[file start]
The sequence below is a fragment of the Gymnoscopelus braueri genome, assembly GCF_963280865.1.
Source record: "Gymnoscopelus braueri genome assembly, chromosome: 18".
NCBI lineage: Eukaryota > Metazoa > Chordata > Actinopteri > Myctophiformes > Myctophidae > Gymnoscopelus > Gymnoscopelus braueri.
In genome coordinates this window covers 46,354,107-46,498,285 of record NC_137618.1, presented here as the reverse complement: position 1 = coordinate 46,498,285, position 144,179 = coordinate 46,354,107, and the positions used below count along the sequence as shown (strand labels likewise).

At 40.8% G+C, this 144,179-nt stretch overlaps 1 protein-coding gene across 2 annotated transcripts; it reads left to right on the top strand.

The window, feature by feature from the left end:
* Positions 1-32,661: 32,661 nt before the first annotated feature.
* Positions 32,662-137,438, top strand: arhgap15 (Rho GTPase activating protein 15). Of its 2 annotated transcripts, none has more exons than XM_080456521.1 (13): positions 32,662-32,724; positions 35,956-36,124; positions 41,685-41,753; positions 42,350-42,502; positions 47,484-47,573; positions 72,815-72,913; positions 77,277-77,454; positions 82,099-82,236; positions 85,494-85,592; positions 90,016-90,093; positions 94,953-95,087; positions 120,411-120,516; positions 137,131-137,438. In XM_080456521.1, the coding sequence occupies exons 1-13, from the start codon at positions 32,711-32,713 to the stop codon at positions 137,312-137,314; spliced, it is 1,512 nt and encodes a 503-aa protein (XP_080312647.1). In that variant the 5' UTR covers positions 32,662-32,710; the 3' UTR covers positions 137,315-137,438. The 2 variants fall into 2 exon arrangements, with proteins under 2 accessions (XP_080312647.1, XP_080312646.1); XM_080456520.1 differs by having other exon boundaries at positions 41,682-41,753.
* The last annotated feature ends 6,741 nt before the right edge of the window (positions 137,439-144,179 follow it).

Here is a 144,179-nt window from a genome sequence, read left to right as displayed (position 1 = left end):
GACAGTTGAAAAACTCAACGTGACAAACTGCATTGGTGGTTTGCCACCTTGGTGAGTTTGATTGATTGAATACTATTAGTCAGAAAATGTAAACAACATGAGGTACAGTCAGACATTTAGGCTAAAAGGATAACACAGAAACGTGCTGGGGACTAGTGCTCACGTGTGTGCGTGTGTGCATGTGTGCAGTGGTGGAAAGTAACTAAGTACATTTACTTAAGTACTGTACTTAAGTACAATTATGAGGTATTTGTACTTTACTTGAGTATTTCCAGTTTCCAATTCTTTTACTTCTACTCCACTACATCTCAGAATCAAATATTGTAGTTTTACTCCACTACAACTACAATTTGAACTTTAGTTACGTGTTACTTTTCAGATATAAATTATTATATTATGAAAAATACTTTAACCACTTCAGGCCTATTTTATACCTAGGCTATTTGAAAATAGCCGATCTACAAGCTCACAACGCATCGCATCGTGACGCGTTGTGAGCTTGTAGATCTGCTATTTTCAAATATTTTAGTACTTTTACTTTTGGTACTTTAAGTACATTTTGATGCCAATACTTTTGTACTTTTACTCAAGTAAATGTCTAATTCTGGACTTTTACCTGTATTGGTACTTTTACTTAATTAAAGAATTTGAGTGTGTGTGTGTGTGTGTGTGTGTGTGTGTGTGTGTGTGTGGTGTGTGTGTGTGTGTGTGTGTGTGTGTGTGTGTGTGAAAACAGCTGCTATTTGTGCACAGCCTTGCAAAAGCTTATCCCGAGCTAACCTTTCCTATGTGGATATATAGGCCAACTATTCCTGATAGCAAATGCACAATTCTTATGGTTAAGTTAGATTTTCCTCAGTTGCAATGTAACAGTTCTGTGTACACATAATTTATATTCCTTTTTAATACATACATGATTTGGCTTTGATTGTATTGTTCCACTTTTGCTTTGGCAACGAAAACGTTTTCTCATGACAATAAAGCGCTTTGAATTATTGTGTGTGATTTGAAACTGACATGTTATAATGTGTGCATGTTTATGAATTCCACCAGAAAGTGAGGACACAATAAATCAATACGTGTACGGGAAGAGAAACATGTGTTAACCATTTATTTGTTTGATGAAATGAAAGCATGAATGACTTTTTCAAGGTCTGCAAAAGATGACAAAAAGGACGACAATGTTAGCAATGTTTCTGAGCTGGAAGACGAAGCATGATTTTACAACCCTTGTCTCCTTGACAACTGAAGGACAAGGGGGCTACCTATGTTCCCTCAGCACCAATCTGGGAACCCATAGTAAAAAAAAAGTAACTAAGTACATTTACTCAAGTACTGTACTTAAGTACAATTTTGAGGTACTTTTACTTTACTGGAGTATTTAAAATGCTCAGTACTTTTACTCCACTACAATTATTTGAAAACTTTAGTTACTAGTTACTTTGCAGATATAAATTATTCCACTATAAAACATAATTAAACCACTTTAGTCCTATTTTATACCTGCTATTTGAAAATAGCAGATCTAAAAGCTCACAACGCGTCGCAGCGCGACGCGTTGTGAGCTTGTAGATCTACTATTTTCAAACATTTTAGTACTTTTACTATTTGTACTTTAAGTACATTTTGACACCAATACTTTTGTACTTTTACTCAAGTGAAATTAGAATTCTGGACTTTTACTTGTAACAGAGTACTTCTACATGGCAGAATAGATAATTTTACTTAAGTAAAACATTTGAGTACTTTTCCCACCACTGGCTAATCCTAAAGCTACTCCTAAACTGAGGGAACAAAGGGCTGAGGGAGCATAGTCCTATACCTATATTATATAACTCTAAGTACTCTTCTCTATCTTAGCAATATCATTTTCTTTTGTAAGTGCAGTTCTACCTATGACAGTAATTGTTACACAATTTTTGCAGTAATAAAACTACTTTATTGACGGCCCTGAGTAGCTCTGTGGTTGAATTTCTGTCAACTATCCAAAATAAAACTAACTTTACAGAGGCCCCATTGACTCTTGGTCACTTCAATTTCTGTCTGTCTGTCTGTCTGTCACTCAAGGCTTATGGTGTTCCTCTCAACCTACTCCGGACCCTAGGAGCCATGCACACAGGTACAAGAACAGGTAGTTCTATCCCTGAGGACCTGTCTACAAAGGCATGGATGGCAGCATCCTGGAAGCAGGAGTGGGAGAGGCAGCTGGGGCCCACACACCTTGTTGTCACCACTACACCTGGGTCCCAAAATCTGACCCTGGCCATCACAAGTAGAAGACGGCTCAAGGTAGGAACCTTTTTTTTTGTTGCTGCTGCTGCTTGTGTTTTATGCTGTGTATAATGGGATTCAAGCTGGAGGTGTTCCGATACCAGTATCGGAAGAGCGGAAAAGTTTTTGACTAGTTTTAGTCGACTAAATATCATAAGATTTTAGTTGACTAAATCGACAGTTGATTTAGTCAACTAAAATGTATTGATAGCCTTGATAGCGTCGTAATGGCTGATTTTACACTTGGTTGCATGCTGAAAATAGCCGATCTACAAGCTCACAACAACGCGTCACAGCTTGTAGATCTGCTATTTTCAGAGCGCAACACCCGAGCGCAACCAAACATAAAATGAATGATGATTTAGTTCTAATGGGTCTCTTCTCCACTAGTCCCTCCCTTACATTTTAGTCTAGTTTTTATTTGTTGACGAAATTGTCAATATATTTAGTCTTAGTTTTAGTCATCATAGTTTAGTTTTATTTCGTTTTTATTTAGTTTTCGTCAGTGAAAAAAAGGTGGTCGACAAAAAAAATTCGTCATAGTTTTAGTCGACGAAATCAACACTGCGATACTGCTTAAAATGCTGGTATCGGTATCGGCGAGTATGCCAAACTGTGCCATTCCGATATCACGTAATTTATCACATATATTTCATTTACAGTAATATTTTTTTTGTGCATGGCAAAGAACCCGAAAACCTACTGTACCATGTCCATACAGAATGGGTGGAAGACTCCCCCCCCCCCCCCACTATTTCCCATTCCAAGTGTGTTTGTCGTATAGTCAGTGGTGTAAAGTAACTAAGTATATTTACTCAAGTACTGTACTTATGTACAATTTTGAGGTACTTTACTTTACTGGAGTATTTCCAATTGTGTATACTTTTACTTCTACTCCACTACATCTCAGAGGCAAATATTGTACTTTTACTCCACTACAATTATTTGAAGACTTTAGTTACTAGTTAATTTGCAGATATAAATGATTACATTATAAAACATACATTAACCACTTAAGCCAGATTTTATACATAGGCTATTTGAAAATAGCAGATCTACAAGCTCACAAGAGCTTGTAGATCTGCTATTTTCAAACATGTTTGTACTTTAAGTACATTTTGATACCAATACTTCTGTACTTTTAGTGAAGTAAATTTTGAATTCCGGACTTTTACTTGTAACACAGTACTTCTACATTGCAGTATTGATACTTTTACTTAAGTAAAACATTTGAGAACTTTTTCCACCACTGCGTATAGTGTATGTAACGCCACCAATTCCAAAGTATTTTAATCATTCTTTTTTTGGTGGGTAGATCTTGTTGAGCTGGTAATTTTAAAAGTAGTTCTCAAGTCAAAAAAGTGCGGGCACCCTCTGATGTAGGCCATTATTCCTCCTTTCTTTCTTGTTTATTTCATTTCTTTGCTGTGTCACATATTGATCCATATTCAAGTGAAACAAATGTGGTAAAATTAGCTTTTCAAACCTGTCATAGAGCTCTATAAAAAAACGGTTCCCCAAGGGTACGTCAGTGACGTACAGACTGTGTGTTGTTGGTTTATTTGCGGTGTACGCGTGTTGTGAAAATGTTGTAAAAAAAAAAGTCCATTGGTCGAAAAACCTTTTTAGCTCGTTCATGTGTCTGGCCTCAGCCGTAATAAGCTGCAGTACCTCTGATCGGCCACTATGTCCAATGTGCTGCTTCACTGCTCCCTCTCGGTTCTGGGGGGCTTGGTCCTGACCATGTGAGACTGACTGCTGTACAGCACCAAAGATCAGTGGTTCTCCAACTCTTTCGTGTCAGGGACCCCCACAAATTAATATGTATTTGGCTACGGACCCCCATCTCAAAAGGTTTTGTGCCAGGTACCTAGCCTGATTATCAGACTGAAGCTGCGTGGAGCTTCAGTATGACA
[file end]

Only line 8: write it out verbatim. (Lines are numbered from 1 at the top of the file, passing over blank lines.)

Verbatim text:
* Positions 32,662-137,438, top strand: arhgap15 (Rho GTPase activating protein 15). Of its 2 annotated transcripts, none has more exons than XM_080456521.1 (13): positions 32,662-32,724; positions 35,956-36,124; positions 41,685-41,753; positions 42,350-42,502; positions 47,484-47,573; positions 72,815-72,913; positions 77,277-77,454; positions 82,099-82,236; positions 85,494-85,592; positions 90,016-90,093; positions 94,953-95,087; positions 120,411-120,516; positions 137,131-137,438. In XM_080456521.1, the coding sequence occupies exons 1-13, from the start codon at positions 32,711-32,713 to the stop codon at positions 137,312-137,314; spliced, it is 1,512 nt and encodes a 503-aa protein (XP_080312647.1). In that variant the 5' UTR covers positions 32,662-32,710; the 3' UTR covers positions 137,315-137,438. The 2 variants fall into 2 exon arrangements, with proteins under 2 accessions (XP_080312647.1, XP_080312646.1); XM_080456520.1 differs by having other exon boundaries at positions 41,682-41,753.